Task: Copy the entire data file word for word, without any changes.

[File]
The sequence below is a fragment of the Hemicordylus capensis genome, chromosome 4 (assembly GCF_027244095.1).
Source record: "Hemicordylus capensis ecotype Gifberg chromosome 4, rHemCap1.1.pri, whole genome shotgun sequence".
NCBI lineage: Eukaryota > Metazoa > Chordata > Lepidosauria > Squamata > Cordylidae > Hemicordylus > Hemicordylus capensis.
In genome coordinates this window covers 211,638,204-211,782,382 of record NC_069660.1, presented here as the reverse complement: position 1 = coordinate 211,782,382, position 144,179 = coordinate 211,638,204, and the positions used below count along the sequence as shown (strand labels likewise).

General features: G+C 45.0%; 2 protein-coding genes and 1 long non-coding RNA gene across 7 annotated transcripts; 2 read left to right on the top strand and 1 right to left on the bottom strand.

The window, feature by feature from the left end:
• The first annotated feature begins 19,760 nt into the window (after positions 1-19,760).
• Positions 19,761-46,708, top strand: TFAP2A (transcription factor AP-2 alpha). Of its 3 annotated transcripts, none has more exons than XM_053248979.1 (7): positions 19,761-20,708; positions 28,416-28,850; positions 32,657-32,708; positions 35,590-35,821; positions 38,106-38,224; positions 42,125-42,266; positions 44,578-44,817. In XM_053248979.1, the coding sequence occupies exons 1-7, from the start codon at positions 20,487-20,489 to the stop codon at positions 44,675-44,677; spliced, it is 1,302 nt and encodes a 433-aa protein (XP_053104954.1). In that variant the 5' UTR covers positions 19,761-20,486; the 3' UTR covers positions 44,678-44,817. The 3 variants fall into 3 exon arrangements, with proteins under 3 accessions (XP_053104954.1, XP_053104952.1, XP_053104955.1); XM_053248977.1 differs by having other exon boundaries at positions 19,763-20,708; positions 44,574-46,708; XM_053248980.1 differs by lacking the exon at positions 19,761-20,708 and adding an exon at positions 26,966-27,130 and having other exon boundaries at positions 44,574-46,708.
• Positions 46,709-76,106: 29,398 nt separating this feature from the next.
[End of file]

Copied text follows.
The sequence below is a fragment of the Hemicordylus capensis genome, chromosome 4 (assembly GCF_027244095.1).
Source record: "Hemicordylus capensis ecotype Gifberg chromosome 4, rHemCap1.1.pri, whole genome shotgun sequence".
NCBI lineage: Eukaryota > Metazoa > Chordata > Lepidosauria > Squamata > Cordylidae > Hemicordylus > Hemicordylus capensis.
In genome coordinates this window covers 211,638,204-211,782,382 of record NC_069660.1, presented here as the reverse complement: position 1 = coordinate 211,782,382, position 144,179 = coordinate 211,638,204, and the positions used below count along the sequence as shown (strand labels likewise).

General features: G+C 45.0%; 2 protein-coding genes and 1 long non-coding RNA gene across 7 annotated transcripts; 2 read left to right on the top strand and 1 right to left on the bottom strand.

The window, feature by feature from the left end:
• The first annotated feature begins 19,760 nt into the window (after positions 1-19,760).
• Positions 19,761-46,708, top strand: TFAP2A (transcription factor AP-2 alpha). Of its 3 annotated transcripts, none has more exons than XM_053248979.1 (7): positions 19,761-20,708; positions 28,416-28,850; positions 32,657-32,708; positions 35,590-35,821; positions 38,106-38,224; positions 42,125-42,266; positions 44,578-44,817. In XM_053248979.1, the coding sequence occupies exons 1-7, from the start codon at positions 20,487-20,489 to the stop codon at positions 44,675-44,677; spliced, it is 1,302 nt and encodes a 433-aa protein (XP_053104954.1). In that variant the 5' UTR covers positions 19,761-20,486; the 3' UTR covers positions 44,678-44,817. The 3 variants fall into 3 exon arrangements, with proteins under 3 accessions (XP_053104954.1, XP_053104952.1, XP_053104955.1); XM_053248977.1 differs by having other exon boundaries at positions 19,763-20,708; positions 44,574-46,708; XM_053248980.1 differs by lacking the exon at positions 19,761-20,708 and adding an exon at positions 26,966-27,130 and having other exon boundaries at positions 44,574-46,708.
• Positions 46,709-76,106: 29,398 nt separating this feature from the next.